Minneapolis didn’t go from single-family homes to towering skyscrapers overnight. It took incremental growth over the course of 160 years to get it where it is today. But, what would Minneapolis look like if we decided to preserve itself in 1895?
The intersection of 5th and 2nd Avenue would look drastically different.
The intersection on 7th [Portland] and 6th Avenue would be lined with elegant homes, which admittedly is better than the existing surface parking lots.
It’s hard to imagine 7th Street as a row of single family homes.
Showing these comparisons is unfair. It misses a step. It’s likely that the demolished single family homes of downtown Minneapolis were the second iteration of development. Homes originally made of wood by settlers transformed into a patchwork of permanent brick buildings. Those mid-sized brick buildings eventually morphed into the larger buildings we see today.
Great places evolve. This is a healthy and historic form of urban growth: start small and build up. Throughout human history, our places have evolved using this approach.
Understanding the quirks of incremental urbanism [Click for Source]
We’ve gotten plenty of things wrong along the way. Our wide cultural adoption of the automobile sprawled our places and destroyed a lot of great buildings in the name of car storage. Our towering skyscrapers offer little in the way ground-level urbanism and our skyways keep our sidewalks empty.
It might be time for our single family neighborhoods in Minneapolis to expand upwards once again. The new larger homes will be the duplexes of tomorrow. The duplexes of tomorrow will transform into small apartment buildings, and so on. Urban history appears to not be repeating itself because we’re not letting it; be it opposition to a small apartment building or new, larger single family homes.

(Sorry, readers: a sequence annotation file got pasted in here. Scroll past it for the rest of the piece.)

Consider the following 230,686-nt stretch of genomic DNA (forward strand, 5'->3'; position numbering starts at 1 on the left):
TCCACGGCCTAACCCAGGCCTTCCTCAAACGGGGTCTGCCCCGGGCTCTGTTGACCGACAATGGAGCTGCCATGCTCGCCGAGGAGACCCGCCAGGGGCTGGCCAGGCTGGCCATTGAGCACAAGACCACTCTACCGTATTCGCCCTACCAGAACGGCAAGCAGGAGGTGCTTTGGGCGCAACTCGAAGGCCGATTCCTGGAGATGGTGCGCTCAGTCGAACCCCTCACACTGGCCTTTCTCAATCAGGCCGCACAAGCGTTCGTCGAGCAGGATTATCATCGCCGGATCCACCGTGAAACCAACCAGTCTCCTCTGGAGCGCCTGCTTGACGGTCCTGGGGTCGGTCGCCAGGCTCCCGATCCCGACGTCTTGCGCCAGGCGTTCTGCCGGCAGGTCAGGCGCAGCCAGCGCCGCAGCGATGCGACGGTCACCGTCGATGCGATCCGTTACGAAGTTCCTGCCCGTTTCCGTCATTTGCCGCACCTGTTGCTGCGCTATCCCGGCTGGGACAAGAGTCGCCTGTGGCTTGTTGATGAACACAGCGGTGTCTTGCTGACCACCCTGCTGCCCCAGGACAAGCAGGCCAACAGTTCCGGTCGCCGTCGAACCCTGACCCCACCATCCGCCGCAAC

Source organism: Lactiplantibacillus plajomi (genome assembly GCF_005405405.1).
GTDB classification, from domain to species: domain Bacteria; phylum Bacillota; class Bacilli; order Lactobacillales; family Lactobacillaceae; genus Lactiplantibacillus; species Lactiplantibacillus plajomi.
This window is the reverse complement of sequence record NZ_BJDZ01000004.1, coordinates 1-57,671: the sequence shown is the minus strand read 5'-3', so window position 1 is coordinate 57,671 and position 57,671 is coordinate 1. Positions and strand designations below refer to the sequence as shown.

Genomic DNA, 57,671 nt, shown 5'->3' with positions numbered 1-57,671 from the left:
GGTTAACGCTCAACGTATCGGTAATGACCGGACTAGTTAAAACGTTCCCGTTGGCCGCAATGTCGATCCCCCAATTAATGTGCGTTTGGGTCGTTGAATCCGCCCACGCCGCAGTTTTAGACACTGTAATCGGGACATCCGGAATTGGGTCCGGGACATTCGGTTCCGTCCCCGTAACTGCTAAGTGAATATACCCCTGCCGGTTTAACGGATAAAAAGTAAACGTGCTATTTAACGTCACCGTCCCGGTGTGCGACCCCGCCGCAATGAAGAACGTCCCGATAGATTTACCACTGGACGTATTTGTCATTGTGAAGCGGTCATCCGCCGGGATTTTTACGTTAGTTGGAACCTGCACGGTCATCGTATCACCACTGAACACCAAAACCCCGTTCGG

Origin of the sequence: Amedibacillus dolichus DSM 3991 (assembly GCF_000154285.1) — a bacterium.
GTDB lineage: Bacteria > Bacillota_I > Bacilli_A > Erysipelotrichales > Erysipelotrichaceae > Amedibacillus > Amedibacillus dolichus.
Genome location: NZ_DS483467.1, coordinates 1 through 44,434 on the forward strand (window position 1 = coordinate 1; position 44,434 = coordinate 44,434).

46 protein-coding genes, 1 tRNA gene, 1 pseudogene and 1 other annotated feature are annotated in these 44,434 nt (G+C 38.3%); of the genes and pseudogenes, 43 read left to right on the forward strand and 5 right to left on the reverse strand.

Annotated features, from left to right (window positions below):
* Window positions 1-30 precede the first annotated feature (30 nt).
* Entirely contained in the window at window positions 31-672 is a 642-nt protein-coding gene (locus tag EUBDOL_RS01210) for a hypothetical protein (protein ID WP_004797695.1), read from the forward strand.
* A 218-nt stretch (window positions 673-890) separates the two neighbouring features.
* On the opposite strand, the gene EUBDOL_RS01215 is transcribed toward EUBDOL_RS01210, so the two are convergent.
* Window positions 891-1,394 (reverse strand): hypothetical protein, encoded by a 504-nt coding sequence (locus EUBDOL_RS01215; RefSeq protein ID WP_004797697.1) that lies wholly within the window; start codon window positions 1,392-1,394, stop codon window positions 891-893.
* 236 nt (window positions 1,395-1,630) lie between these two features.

The only problem is that Minneapolis has forgotten it’s a city.
My favorite compare/contrast image is looking towards the State Capital along what is now Cedar in downtown St. Paul. The image shows St. Paul’s humble origins and tremendous growth. It also shows us the things we’ve done wrong: parking garage, drive-thru bank, dead streetscape, the skyway and the three lane one-way street.
*Important Note: All of the historic images were collected from the Minnesota Historical Societies Collections archives. It’s a great resource and I recommend checking it out. Everything else is from Google Streetview. The historic photo locations are approximate. The collection only mentions that buildings are, for example, “On the corner of 7th Ave & 5th St, Minneapolis.”
Streets.mn is a non-profit and is volunteer run. We rely on your support to keep the servers running. If you value what you read, please consider becoming a member.